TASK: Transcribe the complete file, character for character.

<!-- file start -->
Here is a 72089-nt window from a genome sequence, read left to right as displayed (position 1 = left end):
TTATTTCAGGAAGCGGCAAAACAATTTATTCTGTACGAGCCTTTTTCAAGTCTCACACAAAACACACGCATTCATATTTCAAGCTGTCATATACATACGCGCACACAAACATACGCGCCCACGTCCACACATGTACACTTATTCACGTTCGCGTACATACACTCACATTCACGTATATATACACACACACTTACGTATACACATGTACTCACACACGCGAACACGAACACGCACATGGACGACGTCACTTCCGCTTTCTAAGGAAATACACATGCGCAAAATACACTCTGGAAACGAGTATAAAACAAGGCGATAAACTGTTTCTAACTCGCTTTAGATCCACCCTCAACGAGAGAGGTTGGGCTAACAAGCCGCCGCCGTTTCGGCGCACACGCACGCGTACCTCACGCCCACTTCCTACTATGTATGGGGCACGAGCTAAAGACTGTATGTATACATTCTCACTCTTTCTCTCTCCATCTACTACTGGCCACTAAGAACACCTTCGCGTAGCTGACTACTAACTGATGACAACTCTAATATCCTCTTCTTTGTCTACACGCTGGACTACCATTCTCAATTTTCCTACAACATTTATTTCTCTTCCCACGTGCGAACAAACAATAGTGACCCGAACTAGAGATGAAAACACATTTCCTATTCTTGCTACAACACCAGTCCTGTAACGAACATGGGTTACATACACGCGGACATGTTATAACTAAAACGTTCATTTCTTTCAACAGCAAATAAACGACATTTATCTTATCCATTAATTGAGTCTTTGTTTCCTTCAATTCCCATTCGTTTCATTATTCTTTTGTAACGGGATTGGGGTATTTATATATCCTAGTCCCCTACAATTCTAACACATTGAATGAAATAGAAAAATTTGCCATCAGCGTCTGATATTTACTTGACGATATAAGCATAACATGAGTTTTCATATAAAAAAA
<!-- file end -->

Here is a 72089-nt window from a genome sequence, read left to right as displayed (position 1 = left end):
TTATTTCAGGAAGCGGCAAAACAATTTATTCTGTACGAGCCTTTTTCAAGTCTCACACAAAACACACGCATTCATATTTCAAGCTGTCATATACATACGCGCACACAAACATACGCGCCCACGTCCACACATGTACACTTATTCACGTTCGCGTACATACACTCACATTCACGTATATATACACACACACTTACGTATACACATGTACTCACACACGCGAACACGAACACGCACATGGACGACGTCACTTCCGCTTTCTAAGGAAATACACATGCGCAAAATACACTCTGGAAACGAGTATAAAACAAGGCGATAAACTGTTTCTAACTCGCTTTAGATCCACCCTCAACGAGAGAGGTTGGGCTAACAAGCCGCCGCCGTTTCGGCGCACACGCACGCGTACCTCACGCCCACTTCCTACTATGTATGGGGCACGAGCTAAAGACTGTATGTATACATTCTCACTCTTTCTCTCTCCATCTACTACTGGCCACTAAGAACACCTTCGCGTAGCTGACTACTAACTGATGACAACTCTAATATCCTCTTCTTTGTCTACACGCTGGACTACCATTCTCAATTTTCCTACAACATTTATTTCTCTTCCCACGTGCGAACAAACAATAGTGACCCGAACTAGAGATGAAAACACATTTCCTATTCTTGCTACAACACCAGTCCTGTAACGAACATGGGTTACATACACGCGGACATGTTATAACTAAAACGTTCATTTCTTTCAACAGCAAATAAACGACATTTATCTTATCCATTAATTGAGTCTTTGTTTCCTTCAATTCCCATTCGTTTCATTATTCTTTTGTAACGGGATTGGGGTATTTATATATCCTAGTCCCCTACAATTCTAACACATTGAATGAAATAGAAAAATTTGCCATCAGCGTCTGATATTTACTTGACGATATAAGCATAACATGAGTTTTCATATAAAAAAA